Some graves still had flowers from last years project standing by them.
I know my friends outside Carbon County probably get tired of me telling them how wonderful this area is, but I hope the readers of this paper don't.
Over the weekend we completed our second year of No Grave Unadorned or should I call it NGU 2.0 because this year we upgraded and put flowers on graves in Emery County as well as in Carbon.
On many days last week I spent time with volunteers who have been working on the project. I watched as Pinnacle Canyon Academy brought their studentbody to the Price Cemetery to put flowers on graves. The kids were full of enthusiam and placed flowers all over the cemetery.
I watched Lion's Club members one evening putting flowers in the Carbonville Cemetery, despite a wind that was blowing pretty hard and dust swirling around them. They got all the graves done in short order. Until last year many of the graves in that cemetery had not had a flower on them for years. And for some, the flowers the same club placed last year, were still there: weather worn and losing their color, but still standing up straight and tall. The club replaced those as they went through. Hopefully we will be replacing those that were placed there last week next year too.
At the beginning of last week I worked with a number of people to put flowers on the graves in the Scofield Cemetery. As we were working, a number of people pulled up in trucks and started cleaning the cemetery. It turned out that this group comes every year to clean that cemetery and we happened to be there on the same weekend they were. They asked if they could put the flowers on the graves there next year and I agreed to let them when it would start.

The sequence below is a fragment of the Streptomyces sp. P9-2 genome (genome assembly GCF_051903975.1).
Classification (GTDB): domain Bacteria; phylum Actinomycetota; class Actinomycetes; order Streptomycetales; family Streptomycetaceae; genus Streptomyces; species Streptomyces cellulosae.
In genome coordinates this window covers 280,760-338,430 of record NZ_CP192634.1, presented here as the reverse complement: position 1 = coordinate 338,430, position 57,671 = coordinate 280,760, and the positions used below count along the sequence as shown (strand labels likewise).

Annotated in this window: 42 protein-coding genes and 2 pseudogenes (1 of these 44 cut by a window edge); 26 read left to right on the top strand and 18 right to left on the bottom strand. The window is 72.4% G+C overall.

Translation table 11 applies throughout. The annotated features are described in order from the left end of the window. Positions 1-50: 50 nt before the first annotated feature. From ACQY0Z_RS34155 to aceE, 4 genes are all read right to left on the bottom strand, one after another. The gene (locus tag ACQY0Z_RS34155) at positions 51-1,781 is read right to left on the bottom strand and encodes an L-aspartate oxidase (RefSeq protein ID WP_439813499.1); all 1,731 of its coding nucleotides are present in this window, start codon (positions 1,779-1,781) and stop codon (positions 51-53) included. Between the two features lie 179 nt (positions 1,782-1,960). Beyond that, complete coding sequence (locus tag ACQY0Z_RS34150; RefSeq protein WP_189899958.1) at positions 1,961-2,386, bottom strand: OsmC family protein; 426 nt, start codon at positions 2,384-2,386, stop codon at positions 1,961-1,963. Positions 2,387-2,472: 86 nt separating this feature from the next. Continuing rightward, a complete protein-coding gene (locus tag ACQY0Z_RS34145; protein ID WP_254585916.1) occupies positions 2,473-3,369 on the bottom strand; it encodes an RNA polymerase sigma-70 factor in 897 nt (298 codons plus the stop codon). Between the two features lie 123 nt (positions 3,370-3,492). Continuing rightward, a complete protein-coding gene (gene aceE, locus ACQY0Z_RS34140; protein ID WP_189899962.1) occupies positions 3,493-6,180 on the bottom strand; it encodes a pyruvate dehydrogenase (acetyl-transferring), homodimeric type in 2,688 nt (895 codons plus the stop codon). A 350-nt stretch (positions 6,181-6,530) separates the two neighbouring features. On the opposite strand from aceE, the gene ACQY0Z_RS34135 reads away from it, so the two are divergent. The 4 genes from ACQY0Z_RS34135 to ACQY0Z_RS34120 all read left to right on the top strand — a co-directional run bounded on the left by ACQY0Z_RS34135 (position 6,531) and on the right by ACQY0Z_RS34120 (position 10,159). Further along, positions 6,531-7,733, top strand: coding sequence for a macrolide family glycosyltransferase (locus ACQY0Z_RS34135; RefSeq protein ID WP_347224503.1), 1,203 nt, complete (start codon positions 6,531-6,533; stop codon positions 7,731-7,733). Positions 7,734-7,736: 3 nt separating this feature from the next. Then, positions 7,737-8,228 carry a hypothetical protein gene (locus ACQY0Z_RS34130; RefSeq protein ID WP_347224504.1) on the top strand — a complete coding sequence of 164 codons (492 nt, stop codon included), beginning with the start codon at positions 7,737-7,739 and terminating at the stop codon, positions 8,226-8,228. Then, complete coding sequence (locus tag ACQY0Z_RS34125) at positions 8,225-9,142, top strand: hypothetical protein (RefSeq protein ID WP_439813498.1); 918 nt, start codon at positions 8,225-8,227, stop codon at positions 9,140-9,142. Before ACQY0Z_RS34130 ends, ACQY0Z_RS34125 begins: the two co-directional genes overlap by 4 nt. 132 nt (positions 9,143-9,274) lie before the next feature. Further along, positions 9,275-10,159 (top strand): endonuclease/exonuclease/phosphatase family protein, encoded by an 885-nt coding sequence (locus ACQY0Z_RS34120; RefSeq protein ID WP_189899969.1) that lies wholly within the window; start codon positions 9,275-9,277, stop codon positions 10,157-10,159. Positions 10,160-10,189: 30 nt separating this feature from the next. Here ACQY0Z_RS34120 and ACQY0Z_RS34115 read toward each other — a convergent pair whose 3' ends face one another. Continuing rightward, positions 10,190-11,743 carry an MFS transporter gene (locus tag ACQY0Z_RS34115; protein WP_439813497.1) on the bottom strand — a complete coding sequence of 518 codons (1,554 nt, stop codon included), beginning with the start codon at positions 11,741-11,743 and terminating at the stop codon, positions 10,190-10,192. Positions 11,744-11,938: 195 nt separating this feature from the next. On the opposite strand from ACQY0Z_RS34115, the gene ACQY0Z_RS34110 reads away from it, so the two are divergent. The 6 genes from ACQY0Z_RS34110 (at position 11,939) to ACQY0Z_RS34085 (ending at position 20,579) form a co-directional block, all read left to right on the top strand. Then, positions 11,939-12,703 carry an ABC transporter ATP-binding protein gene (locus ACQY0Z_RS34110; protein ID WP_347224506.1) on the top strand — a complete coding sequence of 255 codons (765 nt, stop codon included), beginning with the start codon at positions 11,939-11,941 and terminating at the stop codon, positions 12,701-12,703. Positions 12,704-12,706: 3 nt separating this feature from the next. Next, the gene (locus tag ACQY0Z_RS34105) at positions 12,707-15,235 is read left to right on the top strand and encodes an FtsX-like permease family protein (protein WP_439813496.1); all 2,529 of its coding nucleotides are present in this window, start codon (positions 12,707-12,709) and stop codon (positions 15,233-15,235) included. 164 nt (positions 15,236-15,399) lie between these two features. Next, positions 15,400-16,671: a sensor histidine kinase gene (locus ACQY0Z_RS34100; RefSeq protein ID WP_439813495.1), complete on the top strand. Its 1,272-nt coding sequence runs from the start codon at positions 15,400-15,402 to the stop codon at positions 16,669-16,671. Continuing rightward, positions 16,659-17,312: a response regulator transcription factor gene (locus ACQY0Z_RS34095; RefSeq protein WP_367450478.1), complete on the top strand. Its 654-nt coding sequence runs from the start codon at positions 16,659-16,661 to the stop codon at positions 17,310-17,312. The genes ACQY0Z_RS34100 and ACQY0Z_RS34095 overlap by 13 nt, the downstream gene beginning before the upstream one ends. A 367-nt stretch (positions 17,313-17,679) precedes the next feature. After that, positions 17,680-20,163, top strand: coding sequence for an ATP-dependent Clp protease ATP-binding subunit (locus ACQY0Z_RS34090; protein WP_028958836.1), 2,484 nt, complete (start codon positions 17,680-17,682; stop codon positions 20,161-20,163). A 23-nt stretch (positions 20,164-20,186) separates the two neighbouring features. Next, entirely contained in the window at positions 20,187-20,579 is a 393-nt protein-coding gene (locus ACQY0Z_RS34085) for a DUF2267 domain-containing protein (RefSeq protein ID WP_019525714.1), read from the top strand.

It's been interesting to watch as people place flowers on graves as the project has continued. Some move from grave to grave just trying to get out as many flowers as they can. Others take time at almost every grave to read the epitaph and reflect a little. I think watching kids put flowers on graves is the most heartwarming. Many of them have never even been in a cemetery before. They are amazed at the dates, peoples epitaphs, and other things about some of the graves. It is a real lesson in community and history at the same time.
All I can say is how proud I am of our communities and their response to this project over the past two years. I have been contacted by a number of communities that would like to do something similar, so it is kind of neat for our areas project to become the model for possibly many more like it in other places around the country.
The papers may sponsor this project and get it going each year, but it really has little to do with us now. It is your community that has made it a success and we thank each and every one of you.